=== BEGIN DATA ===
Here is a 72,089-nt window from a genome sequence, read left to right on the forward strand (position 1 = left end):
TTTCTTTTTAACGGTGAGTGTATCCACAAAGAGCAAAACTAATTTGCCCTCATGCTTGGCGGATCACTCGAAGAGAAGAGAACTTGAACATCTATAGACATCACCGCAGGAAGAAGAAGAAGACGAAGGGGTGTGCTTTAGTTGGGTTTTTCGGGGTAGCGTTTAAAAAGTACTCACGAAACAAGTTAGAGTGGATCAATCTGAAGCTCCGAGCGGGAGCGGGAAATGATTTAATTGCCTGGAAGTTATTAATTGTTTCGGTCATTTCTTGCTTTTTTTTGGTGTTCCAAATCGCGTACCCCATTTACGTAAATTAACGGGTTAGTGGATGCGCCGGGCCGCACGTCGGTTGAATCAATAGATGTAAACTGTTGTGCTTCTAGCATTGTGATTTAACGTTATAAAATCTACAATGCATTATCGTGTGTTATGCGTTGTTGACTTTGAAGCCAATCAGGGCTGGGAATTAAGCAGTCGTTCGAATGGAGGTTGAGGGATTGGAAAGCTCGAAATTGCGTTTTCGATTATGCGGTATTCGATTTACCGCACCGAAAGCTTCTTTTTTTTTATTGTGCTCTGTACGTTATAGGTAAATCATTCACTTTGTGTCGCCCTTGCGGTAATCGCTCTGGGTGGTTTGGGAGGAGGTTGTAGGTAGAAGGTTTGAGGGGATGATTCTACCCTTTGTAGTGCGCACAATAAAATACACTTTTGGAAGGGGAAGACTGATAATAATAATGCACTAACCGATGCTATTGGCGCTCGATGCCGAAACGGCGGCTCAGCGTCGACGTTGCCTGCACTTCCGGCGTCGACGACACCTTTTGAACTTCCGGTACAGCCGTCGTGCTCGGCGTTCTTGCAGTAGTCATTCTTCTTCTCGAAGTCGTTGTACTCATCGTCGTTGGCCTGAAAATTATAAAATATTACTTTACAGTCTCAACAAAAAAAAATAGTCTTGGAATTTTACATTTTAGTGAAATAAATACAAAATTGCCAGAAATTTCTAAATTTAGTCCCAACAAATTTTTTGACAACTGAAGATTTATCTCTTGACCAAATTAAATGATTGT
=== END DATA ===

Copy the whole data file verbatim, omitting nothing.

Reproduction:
Here is a 72,089-nt window from a genome sequence, read left to right on the forward strand (position 1 = left end):
TTTCTTTTTAACGGTGAGTGTATCCACAAAGAGCAAAACTAATTTGCCCTCATGCTTGGCGGATCACTCGAAGAGAAGAGAACTTGAACATCTATAGACATCACCGCAGGAAGAAGAAGAAGACGAAGGGGTGTGCTTTAGTTGGGTTTTTCGGGGTAGCGTTTAAAAAGTACTCACGAAACAAGTTAGAGTGGATCAATCTGAAGCTCCGAGCGGGAGCGGGAAATGATTTAATTGCCTGGAAGTTATTAATTGTTTCGGTCATTTCTTGCTTTTTTTTGGTGTTCCAAATCGCGTACCCCATTTACGTAAATTAACGGGTTAGTGGATGCGCCGGGCCGCACGTCGGTTGAATCAATAGATGTAAACTGTTGTGCTTCTAGCATTGTGATTTAACGTTATAAAATCTACAATGCATTATCGTGTGTTATGCGTTGTTGACTTTGAAGCCAATCAGGGCTGGGAATTAAGCAGTCGTTCGAATGGAGGTTGAGGGATTGGAAAGCTCGAAATTGCGTTTTCGATTATGCGGTATTCGATTTACCGCACCGAAAGCTTCTTTTTTTTTATTGTGCTCTGTACGTTATAGGTAAATCATTCACTTTGTGTCGCCCTTGCGGTAATCGCTCTGGGTGGTTTGGGAGGAGGTTGTAGGTAGAAGGTTTGAGGGGATGATTCTACCCTTTGTAGTGCGCACAATAAAATACACTTTTGGAAGGGGAAGACTGATAATAATAATGCACTAACCGATGCTATTGGCGCTCGATGCCGAAACGGCGGCTCAGCGTCGACGTTGCCTGCACTTCCGGCGTCGACGACACCTTTTGAACTTCCGGTACAGCCGTCGTGCTCGGCGTTCTTGCAGTAGTCATTCTTCTTCTCGAAGTCGTTGTACTCATCGTCGTTGGCCTGAAAATTATAAAATATTACTTTACAGTCTCAACAAAAAAAAATAGTCTTGGAATTTTACATTTTAGTGAAATAAATACAAAATTGCCAGAAATTTCTAAATTTAGTCCCAACAAATTTTTTGACAACTGAAGATTTATCTCTTGACCAAATTAAATGATTGT